No one, I am told, writes personal letters any more, and this was brought home to me as I tried to buy new envelopes, and found that only expensive, useless heavy-duty paper creations are available in most shops now; the types suitable for invitations, or those compulsory letters to Aunts and Uncles, Grandparents you get to see once a year, if at all. We all use the far more modern social media web sites to stay in touch with one another: instant photographs of ourselves doing something interesting; pictures mostly of our faces and not of what we are doing. A location indicator on Facebook: we were there, and then we moved on to somewhere else, but forgot to mark it down. A life without depth. We have forgotten how to live, how to communicate. I tried to order my envelopes through the local shop, to no avail, and the shop assistant was not in the least surprised: no one writes letters overseas any more, not when we have the instant gratification of electronic mail at our fingertips twenty-four hours a day, seven days a week. I bought my envelopes over the Internet, delivered two days later. My gratification.

And then something happens and we discover that the old ways, the ways we have discarded and ridiculed, are back in demand. I hardly need go into any details; we both appreciate what can, and does, happen. Life comes along and slaps us across the back of the head with a jovial laugh, back again, just as strong as before: now take note of me, now pay attention.

Monday is my favourite day of the week because no one else is in a good mood. I can go collect my post, buy my groceries, wander around town looking in shop windows, and guarantee that no one will disrupt my train of thought. They are all lost in their own thoughts, when there are any there, or in the status updates on their smart phones, and the dissatisfaction at having to return to work once more, leaving their weekend memories – or black-outs – behind them. It must have been a good weekend because no one can remember what happened: good thing all the selfies are there, on the social media web sites. Just hope that no one at work gets to see them. I have become cynical in my old age; it is not a good trait.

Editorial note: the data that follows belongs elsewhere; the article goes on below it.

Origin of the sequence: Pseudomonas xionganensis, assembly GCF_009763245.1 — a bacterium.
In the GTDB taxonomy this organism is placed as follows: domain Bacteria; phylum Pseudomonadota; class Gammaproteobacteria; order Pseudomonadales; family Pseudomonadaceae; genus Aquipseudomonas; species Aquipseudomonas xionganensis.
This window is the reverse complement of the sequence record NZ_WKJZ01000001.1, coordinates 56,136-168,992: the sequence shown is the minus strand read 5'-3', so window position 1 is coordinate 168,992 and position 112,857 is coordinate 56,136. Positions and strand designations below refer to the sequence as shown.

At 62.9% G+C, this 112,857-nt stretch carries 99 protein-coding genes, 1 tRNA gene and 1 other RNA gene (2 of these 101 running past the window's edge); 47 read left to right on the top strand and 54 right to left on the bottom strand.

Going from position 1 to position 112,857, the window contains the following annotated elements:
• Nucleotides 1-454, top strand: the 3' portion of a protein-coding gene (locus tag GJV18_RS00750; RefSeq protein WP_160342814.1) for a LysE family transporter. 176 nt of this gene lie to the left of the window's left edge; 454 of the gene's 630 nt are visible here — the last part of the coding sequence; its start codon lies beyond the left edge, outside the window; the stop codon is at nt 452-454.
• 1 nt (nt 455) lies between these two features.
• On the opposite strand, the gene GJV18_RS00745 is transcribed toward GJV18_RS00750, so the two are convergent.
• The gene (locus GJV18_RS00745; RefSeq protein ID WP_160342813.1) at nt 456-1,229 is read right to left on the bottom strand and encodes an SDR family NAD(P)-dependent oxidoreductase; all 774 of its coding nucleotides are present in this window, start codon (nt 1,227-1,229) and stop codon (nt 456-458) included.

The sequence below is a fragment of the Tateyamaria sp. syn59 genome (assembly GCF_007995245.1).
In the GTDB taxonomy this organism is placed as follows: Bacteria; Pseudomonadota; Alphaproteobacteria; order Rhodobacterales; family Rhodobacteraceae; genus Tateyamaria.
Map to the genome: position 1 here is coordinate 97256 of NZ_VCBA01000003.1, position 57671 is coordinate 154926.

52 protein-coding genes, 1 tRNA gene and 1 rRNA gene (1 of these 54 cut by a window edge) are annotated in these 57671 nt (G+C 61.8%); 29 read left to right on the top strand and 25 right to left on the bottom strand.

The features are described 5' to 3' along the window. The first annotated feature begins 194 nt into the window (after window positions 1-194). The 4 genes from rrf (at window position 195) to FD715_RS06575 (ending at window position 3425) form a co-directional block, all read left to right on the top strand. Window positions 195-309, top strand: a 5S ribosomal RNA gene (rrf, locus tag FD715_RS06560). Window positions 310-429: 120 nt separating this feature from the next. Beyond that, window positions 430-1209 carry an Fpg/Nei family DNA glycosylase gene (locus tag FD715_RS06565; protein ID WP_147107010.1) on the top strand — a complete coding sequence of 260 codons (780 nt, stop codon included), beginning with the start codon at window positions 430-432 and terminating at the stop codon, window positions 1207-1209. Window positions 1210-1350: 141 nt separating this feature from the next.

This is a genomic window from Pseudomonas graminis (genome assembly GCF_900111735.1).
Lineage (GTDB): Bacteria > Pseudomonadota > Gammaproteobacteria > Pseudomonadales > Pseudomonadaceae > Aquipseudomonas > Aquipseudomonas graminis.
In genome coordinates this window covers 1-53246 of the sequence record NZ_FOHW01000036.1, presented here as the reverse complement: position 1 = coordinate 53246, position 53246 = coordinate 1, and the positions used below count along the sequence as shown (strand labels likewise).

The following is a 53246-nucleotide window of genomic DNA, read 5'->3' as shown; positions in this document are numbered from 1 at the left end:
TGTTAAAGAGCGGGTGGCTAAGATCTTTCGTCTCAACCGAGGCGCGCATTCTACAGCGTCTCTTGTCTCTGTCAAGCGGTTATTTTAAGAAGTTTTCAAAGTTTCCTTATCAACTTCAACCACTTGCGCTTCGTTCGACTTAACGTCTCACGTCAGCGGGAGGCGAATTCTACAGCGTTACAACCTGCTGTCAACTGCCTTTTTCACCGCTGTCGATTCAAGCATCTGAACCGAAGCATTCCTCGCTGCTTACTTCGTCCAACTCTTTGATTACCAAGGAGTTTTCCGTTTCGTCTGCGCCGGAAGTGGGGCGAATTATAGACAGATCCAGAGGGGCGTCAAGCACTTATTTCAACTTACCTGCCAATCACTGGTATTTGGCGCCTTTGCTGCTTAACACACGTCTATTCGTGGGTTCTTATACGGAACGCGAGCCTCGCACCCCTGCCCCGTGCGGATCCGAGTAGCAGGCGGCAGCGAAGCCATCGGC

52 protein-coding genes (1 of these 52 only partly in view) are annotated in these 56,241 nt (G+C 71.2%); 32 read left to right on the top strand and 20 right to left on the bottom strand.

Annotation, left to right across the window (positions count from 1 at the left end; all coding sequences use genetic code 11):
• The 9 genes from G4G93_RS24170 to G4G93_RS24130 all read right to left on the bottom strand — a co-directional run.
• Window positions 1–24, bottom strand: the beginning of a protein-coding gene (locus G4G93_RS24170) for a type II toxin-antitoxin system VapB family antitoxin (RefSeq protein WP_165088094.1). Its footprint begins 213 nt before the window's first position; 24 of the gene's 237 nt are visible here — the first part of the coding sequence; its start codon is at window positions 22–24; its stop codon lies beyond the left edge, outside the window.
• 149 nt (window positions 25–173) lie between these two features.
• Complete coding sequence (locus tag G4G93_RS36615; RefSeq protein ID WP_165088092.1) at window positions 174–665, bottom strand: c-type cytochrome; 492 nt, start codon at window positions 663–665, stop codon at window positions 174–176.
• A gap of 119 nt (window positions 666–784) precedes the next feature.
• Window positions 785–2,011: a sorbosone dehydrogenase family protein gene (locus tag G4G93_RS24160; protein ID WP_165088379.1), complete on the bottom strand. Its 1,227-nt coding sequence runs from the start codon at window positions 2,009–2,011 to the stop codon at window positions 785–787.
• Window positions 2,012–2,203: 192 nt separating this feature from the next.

But I am not alone, and it is not confined to this generation or even this era, there are complaints about the lack of this or that amongst the youth of the day from the time of Socrates into our modern times, and they are all correct, in their own way. And then there are those kindred spirits who see, who do, who write:

What others in the world have told me about the world is a very small and incidental part of my experience of the world.

Not that I would necessarily recommend reading Ludwig Wittgenstein for inspiration on getting out to see the world, or learning more about it by doing. His thoughts are far more practical, intense in a different way. I can understand why people prefer the poetical intensity of Emily Dickinson.

Since the sidewalk is packed away each evening, and the cinema is too small to allow for a new film every night of the week, and I have managed to maintain a certain distance from television all of my life, there must be something else in life, whether it is a Monday or any other day of the week. Perhaps you have caught the few clues I have hidden in this letter so far; I fully expect so. The first is clearly the letter itself which, I should imagine, shows my interest in communicating through the written word – on paper, by the slowest means available. There was a time when everything was hand written, and I miss those times greatly, wish that they would come back again; I hope the fact that this is not hand written does not remove any of the personal nature of what I write. The second is also very clear to anyone with eyes and a will to read intelligently, and that is an overwhelming interest in literature; better in books, since there are so many titles available which do not fall within the category of literature, but make reading worthwhile, if not inspiring. Then, hardly mentioned at all but bound to come out when this correspondence proceeds further, a wealth of memories gathered over many decades of travelling the world which, I might add, are not at an end just yet.